Date of Award
Education Specialist (EdS)
John Van Buren
The conflict between our economic markets and environmental needs is going to be the biggest problem in implementing sustainable trends in our society as we proceed toward the sustainable development goals. Although it may seem intuitive and logical that sustainable development goals are not only good but a complete necessity, the implementation and application of sustainable innovations is seen differently by people. For instance, people living in poverty or low income areas see sustainability as a beacon of hope to promote social inclusion, equality and a healthier living environment through cleaner air and water solutions. Creating jobs to implement these ideas will help develop these areas out of poverty. Many big businesses and industrial firms see sustainability as nothing but a nuisance, creating more standards and protocols which in turn cost more money for their companies. Sustainability reduces capital gains and decreases their numbers on financial statements, making the company less appealing to investors. Not all those who oppose sustainability do so for economic agendas however, some ideologies, libertarianism for instance, see sustainability as a way of curtailing personal liberties and bringing about a global liberal agenda.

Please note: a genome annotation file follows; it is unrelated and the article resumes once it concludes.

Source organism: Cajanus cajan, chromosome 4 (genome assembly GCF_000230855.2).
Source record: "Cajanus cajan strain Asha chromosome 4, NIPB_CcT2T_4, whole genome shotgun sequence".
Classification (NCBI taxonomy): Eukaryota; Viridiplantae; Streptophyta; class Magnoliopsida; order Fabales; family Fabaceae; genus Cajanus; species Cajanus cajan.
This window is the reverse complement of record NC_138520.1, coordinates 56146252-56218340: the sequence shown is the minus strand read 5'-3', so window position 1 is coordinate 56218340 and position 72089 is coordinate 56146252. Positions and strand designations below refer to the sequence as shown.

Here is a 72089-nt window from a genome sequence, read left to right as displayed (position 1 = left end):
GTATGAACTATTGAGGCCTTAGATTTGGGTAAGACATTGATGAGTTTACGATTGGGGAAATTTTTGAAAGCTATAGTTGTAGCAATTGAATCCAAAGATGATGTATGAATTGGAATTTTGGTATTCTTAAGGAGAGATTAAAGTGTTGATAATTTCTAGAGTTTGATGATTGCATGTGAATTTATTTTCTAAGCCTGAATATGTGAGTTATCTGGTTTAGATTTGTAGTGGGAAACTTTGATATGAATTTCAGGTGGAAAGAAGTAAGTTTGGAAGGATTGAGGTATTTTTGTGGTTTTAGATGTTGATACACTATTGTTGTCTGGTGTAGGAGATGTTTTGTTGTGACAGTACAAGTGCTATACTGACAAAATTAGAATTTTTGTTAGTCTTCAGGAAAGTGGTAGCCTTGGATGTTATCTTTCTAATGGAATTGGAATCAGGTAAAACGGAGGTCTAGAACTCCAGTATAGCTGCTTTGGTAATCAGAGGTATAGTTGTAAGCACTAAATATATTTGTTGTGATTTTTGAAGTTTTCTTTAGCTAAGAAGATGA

Exploring the history of economic development since the dawn of industry, the quantitative data surrounding the changes to the various systems of earth due to this brief economic history, and the policy which acted as the blueprint, are all important to understanding how and why unsustainable development has gotten earth to the state it is today. International treaties, national policy and political ideologies are all what need to be exposed in order to understand the multifaceted problem and solution which lies within (economic, social, environmental etc.). When looking at the situation through the lens of neoclassical economics, it is hard to see how these sustainable development goals are even possible without the proof of economic gains (or prevention of costs). But if people learn to look at these problems and goals from a mutual standpoint of bettering the human condition in all ways, they will see that it is not only socially just and environmentally sound, but economically viable as well. The power of sustainable development is that it provides synergies between these factors, not tradeoffs. It was easy for people to assault climate change as a hoax/myth, too expensive to bother with, yet the concept of sustainability has been explored and developed so thoroughly in every manner that even if climate change is nowhere on one's importance, sustainable development is still a rational economical, political and social agenda that requires the entire world's attention.
Knotoff, Karl W., "Sustainable Development: Challange, Policy, Solution" (2016). Student Theses 2015-Present. 35.